I recently came across a web page that described a computer working with water instead of electricity. There is a very smart idea of a logical gate with two input jets of water and two outputs: when there is no input water, there is no output; when there is one input, the water flows through ouput #1; when there are two input jets, they collide and the water gets diverted to output #2. Therefore output #1 is a XOR gate and output #2 is an AND gate.
I was wondering how to make a hydraulic model of a neuron (which would be analog rather than digital). It could be an interesting educational tool. You could imagine a container where water would flow from the top, analog to the input current, and the water level would be the membrane potential v. In this simple configuration, it corresponds to the perfect integrator model: , where I is the input flow (in units of volume/time) and C is the area of the container section. I chose C for this parameter because it clearly plays the role of the membrane capacitance.
Now a simple way to implement the current leak is to cut a hole at the bottom of the container. Then the water flow through that hole is proportional to , where a is the area of the hole. So we get the following equation:
where k is a proportionality factor. If the hole is cut at level (rather than at the bottom), we obtain:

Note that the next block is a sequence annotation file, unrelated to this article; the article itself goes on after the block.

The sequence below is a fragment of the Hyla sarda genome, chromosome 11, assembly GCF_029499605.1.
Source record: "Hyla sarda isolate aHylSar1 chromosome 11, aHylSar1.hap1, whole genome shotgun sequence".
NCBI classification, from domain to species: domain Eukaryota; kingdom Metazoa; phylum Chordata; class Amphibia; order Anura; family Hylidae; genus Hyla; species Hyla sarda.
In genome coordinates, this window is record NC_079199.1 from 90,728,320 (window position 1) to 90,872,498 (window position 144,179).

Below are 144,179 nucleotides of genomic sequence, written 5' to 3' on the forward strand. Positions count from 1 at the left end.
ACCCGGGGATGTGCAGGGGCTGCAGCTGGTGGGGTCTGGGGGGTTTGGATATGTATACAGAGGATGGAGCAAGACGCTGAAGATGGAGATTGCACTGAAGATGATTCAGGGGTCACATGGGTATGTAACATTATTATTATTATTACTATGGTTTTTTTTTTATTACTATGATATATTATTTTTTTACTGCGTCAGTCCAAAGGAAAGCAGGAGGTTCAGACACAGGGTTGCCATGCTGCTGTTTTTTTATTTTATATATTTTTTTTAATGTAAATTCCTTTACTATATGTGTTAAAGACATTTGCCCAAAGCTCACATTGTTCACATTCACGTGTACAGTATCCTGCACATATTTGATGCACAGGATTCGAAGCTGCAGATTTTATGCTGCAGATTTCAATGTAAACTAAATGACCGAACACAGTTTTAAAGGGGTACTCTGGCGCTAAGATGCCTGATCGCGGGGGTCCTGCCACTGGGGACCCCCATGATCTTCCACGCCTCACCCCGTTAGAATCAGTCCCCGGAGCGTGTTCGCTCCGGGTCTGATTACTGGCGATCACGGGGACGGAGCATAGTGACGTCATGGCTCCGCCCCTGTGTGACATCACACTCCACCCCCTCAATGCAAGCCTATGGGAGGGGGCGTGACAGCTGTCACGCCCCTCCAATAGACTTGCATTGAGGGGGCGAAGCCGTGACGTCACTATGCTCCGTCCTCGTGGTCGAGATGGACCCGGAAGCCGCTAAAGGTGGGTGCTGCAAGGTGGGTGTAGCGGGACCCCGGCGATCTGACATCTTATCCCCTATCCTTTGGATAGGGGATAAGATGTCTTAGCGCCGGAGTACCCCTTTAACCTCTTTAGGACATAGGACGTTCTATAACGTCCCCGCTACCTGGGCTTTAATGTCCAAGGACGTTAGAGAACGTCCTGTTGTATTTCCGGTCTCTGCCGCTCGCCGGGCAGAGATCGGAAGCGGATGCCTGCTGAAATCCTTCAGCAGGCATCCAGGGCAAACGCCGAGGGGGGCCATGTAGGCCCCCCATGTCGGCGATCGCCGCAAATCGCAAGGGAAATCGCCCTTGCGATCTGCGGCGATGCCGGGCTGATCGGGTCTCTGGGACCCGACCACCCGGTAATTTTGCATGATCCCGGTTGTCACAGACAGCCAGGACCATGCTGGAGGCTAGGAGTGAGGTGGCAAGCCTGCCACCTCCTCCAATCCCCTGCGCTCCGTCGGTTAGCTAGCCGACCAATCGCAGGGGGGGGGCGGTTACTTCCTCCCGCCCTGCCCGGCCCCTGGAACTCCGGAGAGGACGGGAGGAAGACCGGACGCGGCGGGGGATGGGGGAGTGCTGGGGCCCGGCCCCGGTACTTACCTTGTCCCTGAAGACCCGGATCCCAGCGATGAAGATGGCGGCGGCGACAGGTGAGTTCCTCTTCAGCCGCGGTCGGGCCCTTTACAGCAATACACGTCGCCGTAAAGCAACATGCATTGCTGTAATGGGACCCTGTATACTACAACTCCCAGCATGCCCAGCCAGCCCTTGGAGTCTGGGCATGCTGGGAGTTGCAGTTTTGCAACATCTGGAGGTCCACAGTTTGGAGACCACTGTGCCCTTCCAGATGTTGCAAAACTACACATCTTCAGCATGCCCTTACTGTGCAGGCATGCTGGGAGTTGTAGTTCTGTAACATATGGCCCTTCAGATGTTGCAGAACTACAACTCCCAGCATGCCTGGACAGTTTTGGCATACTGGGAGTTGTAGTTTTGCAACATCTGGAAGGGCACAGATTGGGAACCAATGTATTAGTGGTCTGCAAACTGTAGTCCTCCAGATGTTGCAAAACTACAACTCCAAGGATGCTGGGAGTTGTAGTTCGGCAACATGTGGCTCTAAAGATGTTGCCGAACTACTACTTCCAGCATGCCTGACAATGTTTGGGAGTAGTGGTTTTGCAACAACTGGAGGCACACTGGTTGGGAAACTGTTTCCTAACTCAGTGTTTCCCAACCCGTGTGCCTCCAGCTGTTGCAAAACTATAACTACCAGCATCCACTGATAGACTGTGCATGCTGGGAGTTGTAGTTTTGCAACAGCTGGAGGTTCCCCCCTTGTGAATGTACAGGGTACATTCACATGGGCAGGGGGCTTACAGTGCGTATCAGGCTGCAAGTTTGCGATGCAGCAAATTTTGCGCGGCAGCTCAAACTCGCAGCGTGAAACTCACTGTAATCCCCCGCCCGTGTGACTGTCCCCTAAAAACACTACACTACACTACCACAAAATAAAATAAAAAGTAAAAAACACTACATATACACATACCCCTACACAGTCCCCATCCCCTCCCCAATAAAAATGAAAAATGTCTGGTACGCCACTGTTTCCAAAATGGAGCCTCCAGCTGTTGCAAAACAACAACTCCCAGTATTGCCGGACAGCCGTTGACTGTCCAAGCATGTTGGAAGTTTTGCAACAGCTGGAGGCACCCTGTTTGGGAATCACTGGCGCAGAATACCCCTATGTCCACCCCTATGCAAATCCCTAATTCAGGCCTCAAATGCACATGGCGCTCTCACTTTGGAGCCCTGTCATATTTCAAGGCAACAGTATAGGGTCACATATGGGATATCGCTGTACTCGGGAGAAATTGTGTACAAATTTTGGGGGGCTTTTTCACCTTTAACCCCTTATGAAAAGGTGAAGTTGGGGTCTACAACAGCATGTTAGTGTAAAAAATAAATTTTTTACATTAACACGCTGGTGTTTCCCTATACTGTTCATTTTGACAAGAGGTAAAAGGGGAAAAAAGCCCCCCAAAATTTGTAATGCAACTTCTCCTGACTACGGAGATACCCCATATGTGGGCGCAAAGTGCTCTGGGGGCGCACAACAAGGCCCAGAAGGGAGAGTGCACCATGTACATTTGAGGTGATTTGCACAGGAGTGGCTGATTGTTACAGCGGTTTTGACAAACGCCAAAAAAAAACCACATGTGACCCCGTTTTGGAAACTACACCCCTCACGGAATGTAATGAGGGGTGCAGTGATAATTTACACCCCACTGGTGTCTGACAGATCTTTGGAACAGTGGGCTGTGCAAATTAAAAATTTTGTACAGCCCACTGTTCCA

which is a nonlinear leaky neuron model ().
The hard problem now is to implement spiking. Here I think we need mechanical elements: when the level reaches some mechanical element at the top, it would trigger the opening of a sink at the bottom, which would remain open as long as water flows through it (or as long the weight of water is above some critical level). Alternatively, when the weight of the water reaches a critical threshold, then the sink at the bottom opens, and it remains open as long as water is flowing (but I am not sure how to implement that property).
p.s.: to have a linear leaky neuron instead of nonlinear, one idea is to have the area a change with v as . To achieve that, one can imagine that the floor is mounted on a spring, so that the area of the hole increases with the weight of the water. If the width of the hole goes as (where x is the vertical position on the hole), then the flow through the hole is proportional to . If we want to avoid the rectification (), i.e., if we want water to flow in when the level is below , then we need to immerse the container in a very large (ideally infinite) container with water level .